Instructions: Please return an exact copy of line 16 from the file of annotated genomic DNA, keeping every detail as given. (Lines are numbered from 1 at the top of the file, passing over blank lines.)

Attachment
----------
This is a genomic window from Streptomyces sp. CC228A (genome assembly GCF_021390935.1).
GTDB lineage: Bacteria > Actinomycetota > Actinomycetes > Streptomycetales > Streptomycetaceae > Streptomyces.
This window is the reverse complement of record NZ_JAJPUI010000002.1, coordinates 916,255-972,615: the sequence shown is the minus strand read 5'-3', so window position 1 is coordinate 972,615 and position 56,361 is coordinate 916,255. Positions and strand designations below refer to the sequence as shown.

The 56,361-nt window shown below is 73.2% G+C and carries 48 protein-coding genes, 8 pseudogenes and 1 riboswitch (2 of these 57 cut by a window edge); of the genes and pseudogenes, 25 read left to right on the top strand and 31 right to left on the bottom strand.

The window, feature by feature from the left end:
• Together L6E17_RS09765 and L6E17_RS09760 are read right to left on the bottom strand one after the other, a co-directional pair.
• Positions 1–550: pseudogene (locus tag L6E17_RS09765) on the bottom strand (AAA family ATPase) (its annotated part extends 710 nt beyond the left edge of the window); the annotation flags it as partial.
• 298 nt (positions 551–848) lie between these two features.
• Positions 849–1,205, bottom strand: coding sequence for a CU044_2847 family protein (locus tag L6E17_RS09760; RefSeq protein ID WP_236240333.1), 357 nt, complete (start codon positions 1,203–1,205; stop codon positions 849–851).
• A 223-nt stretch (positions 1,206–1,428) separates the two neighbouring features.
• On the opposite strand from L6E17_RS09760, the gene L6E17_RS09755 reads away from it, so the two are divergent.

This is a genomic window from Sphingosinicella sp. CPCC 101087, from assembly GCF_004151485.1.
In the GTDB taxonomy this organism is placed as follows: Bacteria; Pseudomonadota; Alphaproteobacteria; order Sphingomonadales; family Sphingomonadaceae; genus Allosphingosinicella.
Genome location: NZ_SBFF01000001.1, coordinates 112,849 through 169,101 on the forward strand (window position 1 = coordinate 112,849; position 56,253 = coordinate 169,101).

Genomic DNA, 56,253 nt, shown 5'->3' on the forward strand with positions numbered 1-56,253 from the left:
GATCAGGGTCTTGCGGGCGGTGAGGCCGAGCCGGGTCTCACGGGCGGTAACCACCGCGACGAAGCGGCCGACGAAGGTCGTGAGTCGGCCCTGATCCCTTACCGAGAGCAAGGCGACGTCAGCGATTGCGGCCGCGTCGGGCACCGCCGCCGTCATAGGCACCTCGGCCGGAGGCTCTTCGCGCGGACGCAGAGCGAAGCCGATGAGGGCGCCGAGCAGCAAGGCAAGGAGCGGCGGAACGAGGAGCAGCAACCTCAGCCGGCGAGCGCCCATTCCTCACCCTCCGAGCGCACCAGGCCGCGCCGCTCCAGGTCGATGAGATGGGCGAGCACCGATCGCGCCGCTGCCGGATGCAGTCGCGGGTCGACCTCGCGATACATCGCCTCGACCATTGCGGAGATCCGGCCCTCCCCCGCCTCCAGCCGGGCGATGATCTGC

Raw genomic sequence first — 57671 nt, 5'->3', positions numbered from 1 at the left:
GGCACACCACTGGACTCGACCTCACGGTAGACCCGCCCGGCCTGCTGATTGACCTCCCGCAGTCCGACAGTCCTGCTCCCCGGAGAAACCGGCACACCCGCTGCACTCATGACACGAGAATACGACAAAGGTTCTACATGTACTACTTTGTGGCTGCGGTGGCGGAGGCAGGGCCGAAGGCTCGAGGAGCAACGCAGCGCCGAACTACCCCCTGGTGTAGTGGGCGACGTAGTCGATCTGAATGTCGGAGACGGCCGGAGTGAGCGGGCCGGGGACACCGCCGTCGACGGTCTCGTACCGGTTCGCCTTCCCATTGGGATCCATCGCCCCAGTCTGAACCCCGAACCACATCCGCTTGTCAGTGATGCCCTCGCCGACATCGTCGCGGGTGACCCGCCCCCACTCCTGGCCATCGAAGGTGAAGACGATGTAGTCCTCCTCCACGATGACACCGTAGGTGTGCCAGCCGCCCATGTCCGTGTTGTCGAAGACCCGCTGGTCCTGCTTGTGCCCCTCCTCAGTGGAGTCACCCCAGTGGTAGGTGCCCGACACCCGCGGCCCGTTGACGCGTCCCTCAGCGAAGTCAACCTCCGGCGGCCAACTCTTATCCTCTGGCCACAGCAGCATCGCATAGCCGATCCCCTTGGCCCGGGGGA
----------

GATCAGGGTCTTGCGGGCGGTGAGGCCGAGCCGGGTCTCACGGGCGGTAACCACCGCGACGAAGCGGCCGACGAAGGTCGTGAGTCGGCCCTGATCCCTTACCGAGAGCAAGGCGACGTCAGCGATTGCGGCCGCGTCGGGCACCGCCGCCGTCATAGGCACCTCGGCCGGAGGCTCTTCGCGCGGACGCAGAGCGAAGCCGATGAGGGCGCCGAGCAGCAAGGCAAGGAGCGGCGGAACGAGGAGCAGCAACCTCAGCCGGCGAGCGCCCATTCCTCACCCTCCGAGCGCACCAGGCCGCGCCGCTCCAGGTCGATGAGATGGGCGAGCACCGATCGCGCCGCTGCCGGATGCAGTCGCGGGTCGACCTCGCGATACATCGCCTCGACCATTGCGGAGATCCGGCCCTCCCCCGCCTCCAGCCGGGCGATGATCTGC